Dubuque, Iowa’s impressive story of sustained revitalization

Note from Storm: The good people of Dubuque, Iowa (widely considered the most beautiful city in Iowa) were kind enough to hire me to keynote their 7th Annual Growing Sustainable Communities conference in October of 2014. It’s a highly-successful regional event that draws over 400 attendees from a surprisingly large area.

Mike Van Milligen, their congenial, highly-dedicated City Manager was kind enough to take me–and my wife, Maria MacKnight–on several tours of their rebirthed city. We saw their revitalized historic downtown warehouse area. We visited their gorgeously renovated Eagle Point Park, one of the prettiest parks in the Midwest. We saw their restored Bee Branch Creek (pictured above), which civil engineers had (typically) wanted to bury to reduce flooding. They instead made it a centerpiece of revitalizing a lower-income neighborhood.

Maria & Mike
Pictured above: Maria MacKnight and Mike Van Milligen at the Julien Dubuque Monument in the 1380-acre Mines of Spain Recreation Area just south of the city.

Mike, along with visionary Mayor Roy Buol, and sustainability leader Cori Burbach–among other lovely folks I enjoyed meeting–count among my favorite urban revitalization teams anywhere on the planet. This is partly due to their holistic, collaborative approach; renewing natural, built, and socioeconomic assets in a connected, people-focused manner. And it’s partly because they know the value of maintaining momentum. Too many cities throw themselves into a grand project, and then sit back for a few years once it’s done. That’s a formula for failure that I’ve witnessed many times the world over.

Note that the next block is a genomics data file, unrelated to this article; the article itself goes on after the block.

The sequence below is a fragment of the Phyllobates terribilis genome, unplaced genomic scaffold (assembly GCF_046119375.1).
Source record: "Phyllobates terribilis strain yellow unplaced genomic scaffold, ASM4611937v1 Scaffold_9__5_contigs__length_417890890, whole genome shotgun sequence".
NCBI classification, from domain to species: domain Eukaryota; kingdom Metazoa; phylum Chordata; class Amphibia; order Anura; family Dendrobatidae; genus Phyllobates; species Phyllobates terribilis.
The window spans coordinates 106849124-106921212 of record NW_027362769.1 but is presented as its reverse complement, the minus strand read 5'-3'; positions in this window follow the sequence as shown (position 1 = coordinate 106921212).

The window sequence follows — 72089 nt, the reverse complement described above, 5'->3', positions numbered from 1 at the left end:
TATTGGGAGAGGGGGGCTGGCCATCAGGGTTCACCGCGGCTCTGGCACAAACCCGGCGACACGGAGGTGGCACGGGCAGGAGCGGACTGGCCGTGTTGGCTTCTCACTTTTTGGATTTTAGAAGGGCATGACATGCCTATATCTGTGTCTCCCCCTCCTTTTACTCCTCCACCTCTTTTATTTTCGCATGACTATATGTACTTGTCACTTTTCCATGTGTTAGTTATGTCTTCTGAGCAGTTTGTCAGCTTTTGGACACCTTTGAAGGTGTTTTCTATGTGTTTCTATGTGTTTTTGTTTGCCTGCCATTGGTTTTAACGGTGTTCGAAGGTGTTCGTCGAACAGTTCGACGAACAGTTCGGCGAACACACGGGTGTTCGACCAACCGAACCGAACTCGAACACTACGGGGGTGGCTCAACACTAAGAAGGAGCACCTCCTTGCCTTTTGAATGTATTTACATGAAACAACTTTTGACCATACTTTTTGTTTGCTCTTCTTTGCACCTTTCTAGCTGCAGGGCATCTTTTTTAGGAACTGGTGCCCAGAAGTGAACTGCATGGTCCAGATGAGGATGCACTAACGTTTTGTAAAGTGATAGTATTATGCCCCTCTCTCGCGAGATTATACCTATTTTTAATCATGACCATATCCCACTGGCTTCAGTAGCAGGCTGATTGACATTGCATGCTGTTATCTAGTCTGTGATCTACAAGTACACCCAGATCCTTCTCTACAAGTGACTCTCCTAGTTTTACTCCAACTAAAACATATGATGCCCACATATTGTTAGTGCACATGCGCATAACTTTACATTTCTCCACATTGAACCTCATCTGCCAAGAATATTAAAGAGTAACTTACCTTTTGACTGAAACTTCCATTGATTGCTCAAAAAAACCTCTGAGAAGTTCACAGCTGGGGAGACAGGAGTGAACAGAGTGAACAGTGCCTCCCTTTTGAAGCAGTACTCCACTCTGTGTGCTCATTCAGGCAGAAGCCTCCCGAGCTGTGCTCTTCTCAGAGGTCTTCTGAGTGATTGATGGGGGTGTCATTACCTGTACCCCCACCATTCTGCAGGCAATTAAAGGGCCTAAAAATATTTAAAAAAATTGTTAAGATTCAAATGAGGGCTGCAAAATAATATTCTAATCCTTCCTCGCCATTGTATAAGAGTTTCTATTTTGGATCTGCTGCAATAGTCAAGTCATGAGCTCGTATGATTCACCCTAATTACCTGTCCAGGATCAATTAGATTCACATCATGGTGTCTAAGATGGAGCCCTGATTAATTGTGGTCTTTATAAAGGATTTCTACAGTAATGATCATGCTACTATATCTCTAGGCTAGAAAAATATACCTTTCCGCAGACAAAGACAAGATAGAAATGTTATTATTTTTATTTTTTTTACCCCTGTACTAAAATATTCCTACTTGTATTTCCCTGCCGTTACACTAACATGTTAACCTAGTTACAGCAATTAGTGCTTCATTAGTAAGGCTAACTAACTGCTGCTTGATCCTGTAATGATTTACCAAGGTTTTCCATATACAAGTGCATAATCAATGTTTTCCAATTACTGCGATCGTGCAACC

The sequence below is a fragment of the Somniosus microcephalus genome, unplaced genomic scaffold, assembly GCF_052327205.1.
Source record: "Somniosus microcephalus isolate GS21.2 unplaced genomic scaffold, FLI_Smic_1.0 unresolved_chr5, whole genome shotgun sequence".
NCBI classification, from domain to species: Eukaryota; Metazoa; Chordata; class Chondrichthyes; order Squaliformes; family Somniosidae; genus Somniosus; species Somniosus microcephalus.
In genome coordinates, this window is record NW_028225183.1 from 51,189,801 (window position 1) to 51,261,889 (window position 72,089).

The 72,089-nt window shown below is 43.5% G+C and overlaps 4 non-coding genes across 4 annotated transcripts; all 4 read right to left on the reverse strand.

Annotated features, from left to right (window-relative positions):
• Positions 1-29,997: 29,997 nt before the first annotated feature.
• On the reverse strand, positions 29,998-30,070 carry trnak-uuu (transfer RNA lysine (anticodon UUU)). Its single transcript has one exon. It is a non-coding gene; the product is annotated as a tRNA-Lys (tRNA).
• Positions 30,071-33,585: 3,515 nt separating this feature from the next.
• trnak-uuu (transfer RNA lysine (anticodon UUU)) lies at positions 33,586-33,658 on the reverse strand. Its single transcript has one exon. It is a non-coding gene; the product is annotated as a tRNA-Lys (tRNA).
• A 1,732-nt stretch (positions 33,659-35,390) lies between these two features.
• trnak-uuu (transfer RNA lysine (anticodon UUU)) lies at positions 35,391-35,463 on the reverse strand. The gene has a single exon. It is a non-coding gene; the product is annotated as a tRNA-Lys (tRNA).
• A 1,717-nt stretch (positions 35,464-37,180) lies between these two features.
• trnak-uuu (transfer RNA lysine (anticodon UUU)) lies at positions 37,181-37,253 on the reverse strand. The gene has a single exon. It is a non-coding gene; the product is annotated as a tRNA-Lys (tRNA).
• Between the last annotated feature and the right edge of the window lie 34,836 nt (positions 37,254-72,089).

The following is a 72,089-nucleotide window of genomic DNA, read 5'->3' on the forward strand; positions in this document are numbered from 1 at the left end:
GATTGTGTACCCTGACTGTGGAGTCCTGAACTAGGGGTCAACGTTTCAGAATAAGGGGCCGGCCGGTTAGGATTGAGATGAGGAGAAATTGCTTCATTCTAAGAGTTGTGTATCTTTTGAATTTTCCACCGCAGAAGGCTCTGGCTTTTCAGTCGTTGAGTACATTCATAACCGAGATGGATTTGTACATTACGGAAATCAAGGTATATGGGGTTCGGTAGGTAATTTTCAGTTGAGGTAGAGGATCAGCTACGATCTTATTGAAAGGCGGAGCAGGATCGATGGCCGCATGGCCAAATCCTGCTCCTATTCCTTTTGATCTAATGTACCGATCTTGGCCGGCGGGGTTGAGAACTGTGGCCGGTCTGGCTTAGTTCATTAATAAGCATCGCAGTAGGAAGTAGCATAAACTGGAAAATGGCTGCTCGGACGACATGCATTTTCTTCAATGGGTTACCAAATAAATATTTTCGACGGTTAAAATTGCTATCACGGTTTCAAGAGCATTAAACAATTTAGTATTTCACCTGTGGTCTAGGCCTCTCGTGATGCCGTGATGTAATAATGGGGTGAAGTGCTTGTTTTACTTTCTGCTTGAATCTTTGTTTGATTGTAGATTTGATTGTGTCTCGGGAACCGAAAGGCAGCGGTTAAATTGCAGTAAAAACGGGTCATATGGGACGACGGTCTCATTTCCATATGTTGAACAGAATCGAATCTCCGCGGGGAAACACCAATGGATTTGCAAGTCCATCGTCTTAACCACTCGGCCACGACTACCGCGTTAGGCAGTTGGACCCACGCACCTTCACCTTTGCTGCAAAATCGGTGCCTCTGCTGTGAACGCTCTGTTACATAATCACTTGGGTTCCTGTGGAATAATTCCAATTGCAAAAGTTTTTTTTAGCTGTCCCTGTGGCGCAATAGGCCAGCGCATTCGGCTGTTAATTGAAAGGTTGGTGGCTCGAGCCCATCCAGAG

What I saw happening in Dubuque was a revitalization process many places could learn from. Dubuque’s reputation as a revitalization leader is probably a major reason their Growing Sustainable Cities conference is such a long-standing success. There are many attractive, interesting cities all around the world, but there’s a very special healing energy in those that are coming back to life. It draws people who hope some of it will rub off on them.

From the article: In the 1980s, Dubuque, Iowa, was down and out, or so it seemed. The farm crisis that had swept across America’s grain belt hit Dubuque’s agriculture-based economy especially hard – at one time bringing the city’s unemployment rate to a nation-high 23 percent. Its Mississippi riverfront, arguably the community’s most precious asset, was a tangled mess of scrap yards, rusty oil tanks, shuttered factories and dilapidated warehouses.

By the end of the decade, thousands of people (nearly 8 percent of its population) had left the city for greener pastures and, adding symbolic insult to injury, even the “little old lady from Dubuque” had passed on.

Now fast forward 20 years. In 2010, various organizations, agencies and publications, including Forbes, recognized Dubuque as, among other things: the best small metro for projected job growth; the best small city to raise a family; the third most livable community in the world; the seventh best small U.S. city for economic growth; and one of the 10 smartest cities on the planet. In 2013, for the third time in five years, it was one of 10 U.S. cities honored with the National Civic League’s All-American City Award.

And what about that riverfront? Today, the junk is gone, and in its place, a $500 million facelift that includes a new convention center, hotels, casinos and bike trails; factories converted to high-end restaurants; warehouses transformed into walkable multi-use communities; and the world-class National Mississippi River Museum and Aquarium, a Smithsonian affiliate that attracts nearly 200,000 visitors per year. In 2014, USA Today named Dubuque the fourth “Best American Riverfront.”

The city had reinvented itself as a “Masterpiece on the Mississippi.” But, how did that happen? In a word, said Dubuque Mayor Roy Buol, “Collaboration.

The following article from the Sustainable Cities Network tells Dubuque’s rebirth story well.

[Photo of Dubuque’s Bee Branch Creek by Storm Cunningham.]

See Sustainable Cities Network article.

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